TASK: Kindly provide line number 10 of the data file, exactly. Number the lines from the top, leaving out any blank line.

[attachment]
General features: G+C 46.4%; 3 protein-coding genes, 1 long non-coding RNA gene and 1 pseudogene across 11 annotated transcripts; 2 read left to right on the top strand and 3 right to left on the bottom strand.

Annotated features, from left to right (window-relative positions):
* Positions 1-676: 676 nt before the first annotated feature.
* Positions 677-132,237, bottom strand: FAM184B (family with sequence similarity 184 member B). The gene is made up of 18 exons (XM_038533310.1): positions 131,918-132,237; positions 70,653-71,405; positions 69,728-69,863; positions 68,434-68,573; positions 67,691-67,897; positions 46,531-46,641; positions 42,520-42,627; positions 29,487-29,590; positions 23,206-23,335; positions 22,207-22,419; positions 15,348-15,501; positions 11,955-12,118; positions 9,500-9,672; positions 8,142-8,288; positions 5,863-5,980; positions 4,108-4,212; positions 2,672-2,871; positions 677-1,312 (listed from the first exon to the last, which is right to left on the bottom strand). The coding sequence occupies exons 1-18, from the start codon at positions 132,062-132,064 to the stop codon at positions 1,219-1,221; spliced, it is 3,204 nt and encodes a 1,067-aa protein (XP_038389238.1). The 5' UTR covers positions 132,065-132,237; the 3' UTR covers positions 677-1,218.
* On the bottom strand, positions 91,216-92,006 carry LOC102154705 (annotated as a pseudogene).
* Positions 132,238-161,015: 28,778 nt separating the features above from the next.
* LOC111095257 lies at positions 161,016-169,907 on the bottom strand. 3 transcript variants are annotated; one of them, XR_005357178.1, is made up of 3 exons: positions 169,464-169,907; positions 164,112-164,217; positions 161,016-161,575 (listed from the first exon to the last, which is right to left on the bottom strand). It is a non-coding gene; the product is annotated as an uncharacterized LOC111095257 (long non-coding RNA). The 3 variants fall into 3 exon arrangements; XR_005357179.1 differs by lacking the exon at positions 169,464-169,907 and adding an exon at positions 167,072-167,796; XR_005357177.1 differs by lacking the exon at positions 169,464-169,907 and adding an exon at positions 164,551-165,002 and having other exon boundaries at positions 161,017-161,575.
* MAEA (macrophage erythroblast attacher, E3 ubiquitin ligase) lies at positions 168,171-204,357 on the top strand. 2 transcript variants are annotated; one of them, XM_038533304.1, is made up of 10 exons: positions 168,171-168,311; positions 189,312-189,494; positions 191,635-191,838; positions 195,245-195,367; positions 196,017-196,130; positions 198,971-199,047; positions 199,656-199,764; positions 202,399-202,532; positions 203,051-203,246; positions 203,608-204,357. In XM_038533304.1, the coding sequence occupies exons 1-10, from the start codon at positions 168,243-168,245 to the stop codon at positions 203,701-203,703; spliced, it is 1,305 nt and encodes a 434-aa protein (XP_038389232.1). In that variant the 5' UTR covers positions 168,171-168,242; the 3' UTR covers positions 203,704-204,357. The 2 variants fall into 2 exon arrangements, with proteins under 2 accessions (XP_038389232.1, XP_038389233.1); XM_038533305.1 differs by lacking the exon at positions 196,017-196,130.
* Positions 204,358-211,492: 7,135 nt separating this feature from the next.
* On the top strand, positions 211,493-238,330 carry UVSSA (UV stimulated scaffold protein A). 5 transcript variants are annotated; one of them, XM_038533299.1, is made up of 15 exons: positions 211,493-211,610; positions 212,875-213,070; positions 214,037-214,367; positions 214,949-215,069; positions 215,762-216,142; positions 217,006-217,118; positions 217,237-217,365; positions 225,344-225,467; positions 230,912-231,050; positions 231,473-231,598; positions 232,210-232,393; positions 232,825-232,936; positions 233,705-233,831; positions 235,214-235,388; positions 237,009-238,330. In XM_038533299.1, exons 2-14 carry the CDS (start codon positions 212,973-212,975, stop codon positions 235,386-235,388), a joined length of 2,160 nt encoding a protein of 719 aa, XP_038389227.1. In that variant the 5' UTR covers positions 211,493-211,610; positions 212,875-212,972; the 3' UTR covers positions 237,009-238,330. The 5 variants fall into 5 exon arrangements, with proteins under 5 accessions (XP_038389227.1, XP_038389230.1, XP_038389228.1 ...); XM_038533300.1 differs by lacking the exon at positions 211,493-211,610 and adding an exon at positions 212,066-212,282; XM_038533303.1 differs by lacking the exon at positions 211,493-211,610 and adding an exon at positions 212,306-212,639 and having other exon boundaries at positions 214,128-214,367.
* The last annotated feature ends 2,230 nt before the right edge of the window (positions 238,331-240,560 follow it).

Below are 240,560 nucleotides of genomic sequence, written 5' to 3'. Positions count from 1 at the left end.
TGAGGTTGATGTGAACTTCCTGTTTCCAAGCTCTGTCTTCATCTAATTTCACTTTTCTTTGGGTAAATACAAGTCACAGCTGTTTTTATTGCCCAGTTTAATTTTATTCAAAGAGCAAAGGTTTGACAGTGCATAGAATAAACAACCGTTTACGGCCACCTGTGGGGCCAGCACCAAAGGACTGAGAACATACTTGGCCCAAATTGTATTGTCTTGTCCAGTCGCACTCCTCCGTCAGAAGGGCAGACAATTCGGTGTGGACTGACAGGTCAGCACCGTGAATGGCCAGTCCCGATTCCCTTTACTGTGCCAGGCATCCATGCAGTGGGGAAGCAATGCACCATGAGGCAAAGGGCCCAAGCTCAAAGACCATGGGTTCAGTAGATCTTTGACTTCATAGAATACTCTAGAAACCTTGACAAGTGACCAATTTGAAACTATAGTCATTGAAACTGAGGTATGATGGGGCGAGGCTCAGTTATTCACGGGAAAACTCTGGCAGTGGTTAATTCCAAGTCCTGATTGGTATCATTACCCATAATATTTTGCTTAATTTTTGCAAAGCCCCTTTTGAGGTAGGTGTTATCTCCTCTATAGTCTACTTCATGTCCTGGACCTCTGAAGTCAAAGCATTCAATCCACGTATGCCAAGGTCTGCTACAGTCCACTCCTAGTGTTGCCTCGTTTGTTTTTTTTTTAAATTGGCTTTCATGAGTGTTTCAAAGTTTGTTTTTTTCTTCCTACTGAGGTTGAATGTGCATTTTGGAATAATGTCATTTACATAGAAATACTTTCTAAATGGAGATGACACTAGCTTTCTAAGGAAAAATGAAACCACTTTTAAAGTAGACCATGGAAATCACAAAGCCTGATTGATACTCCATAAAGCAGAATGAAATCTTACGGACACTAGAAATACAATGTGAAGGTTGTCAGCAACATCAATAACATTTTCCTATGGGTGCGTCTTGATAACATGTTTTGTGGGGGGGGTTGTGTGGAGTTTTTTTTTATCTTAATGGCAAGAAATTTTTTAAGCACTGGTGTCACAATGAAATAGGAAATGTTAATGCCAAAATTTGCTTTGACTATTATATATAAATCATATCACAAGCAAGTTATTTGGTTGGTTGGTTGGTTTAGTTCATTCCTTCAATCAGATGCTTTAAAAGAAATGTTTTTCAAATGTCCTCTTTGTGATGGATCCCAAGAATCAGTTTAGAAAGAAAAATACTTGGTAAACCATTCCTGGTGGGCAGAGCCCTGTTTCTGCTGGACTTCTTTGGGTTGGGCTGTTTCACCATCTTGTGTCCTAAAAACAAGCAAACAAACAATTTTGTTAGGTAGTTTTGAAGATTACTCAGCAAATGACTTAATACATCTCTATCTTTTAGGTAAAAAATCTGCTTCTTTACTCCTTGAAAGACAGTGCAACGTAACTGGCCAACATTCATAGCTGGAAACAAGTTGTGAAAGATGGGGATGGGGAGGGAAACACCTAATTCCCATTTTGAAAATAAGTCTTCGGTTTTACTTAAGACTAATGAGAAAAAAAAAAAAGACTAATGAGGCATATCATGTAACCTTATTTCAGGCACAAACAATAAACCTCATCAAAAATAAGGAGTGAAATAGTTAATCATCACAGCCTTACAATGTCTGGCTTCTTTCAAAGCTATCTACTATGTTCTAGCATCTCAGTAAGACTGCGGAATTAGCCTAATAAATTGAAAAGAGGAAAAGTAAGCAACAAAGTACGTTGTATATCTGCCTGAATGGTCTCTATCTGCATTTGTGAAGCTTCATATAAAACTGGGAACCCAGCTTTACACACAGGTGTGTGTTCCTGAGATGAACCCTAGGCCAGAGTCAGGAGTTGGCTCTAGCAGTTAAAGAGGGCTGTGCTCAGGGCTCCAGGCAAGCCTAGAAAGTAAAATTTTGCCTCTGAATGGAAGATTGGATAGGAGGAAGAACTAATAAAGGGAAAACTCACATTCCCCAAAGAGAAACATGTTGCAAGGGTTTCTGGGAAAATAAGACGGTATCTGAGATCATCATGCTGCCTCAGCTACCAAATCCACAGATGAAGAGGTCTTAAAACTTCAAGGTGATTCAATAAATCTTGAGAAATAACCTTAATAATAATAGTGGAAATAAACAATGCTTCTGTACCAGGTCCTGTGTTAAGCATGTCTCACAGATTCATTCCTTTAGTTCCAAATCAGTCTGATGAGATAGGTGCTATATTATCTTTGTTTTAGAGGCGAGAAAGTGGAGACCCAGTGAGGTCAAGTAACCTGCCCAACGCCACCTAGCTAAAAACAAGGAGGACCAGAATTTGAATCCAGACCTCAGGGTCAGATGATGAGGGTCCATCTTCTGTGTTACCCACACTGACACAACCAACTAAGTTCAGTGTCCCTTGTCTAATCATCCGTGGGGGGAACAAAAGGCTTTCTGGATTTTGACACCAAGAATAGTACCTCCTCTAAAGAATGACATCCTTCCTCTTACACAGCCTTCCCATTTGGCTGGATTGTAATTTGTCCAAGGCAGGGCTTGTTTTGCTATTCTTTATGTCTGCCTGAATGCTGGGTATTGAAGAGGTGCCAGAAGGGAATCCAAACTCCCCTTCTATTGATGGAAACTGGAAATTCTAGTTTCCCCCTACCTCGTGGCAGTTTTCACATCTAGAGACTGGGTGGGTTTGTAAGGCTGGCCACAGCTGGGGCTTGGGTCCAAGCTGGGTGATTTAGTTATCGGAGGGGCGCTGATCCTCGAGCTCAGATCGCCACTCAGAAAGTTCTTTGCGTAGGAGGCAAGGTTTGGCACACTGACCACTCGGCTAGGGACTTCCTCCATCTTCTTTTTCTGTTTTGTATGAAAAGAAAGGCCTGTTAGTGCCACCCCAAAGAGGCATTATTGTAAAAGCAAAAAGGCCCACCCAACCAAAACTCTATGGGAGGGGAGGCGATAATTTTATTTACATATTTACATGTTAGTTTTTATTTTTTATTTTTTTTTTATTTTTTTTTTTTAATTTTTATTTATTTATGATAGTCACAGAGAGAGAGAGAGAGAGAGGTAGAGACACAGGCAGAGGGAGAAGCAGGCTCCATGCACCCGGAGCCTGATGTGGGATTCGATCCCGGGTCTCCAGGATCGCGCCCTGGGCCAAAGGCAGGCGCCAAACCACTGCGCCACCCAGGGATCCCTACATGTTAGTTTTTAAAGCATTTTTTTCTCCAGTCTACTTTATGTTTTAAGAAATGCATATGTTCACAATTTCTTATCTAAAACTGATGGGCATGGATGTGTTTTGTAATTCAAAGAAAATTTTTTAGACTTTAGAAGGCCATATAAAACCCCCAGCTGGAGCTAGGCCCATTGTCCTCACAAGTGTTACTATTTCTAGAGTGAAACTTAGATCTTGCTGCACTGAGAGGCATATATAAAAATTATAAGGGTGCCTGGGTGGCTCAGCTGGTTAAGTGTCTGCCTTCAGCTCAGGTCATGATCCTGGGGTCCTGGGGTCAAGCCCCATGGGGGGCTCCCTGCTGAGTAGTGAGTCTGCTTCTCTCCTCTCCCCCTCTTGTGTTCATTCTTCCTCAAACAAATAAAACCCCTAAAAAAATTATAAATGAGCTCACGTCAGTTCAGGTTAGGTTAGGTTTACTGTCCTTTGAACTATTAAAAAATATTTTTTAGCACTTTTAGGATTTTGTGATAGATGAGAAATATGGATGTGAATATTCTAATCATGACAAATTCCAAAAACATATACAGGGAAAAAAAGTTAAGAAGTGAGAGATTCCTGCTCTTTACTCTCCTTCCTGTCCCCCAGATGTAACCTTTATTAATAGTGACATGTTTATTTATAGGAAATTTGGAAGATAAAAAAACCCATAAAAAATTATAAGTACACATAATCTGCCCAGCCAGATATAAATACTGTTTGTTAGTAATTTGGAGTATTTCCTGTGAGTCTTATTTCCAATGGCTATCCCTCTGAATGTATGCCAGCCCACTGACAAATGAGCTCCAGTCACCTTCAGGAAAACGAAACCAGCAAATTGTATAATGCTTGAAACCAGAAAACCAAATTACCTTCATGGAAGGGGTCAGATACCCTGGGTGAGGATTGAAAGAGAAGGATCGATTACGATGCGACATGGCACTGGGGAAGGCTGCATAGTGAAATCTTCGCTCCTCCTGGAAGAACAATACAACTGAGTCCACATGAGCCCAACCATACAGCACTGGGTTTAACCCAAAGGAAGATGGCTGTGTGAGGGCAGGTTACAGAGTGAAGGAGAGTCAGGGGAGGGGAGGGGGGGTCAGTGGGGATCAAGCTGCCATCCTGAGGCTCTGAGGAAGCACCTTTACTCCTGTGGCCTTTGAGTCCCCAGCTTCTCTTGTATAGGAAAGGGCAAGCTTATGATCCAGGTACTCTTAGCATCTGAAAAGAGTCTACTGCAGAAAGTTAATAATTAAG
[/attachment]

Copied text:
* On the top strand, positions 211,493-238,330 carry UVSSA (UV stimulated scaffold protein A). 5 transcript variants are annotated; one of them, XM_038533299.1, is made up of 15 exons: positions 211,493-211,610; positions 212,875-213,070; positions 214,037-214,367; positions 214,949-215,069; positions 215,762-216,142; positions 217,006-217,118; positions 217,237-217,365; positions 225,344-225,467; positions 230,912-231,050; positions 231,473-231,598; positions 232,210-232,393; positions 232,825-232,936; positions 233,705-233,831; positions 235,214-235,388; positions 237,009-238,330. In XM_038533299.1, exons 2-14 carry the CDS (start codon positions 212,973-212,975, stop codon positions 235,386-235,388), a joined length of 2,160 nt encoding a protein of 719 aa, XP_038389227.1. In that variant the 5' UTR covers positions 211,493-211,610; positions 212,875-212,972; the 3' UTR covers positions 237,009-238,330. The 5 variants fall into 5 exon arrangements, with proteins under 5 accessions (XP_038389227.1, XP_038389230.1, XP_038389228.1 ...); XM_038533300.1 differs by lacking the exon at positions 211,493-211,610 and adding an exon at positions 212,066-212,282; XM_038533303.1 differs by lacking the exon at positions 211,493-211,610 and adding an exon at positions 212,306-212,639 and having other exon boundaries at positions 214,128-214,367.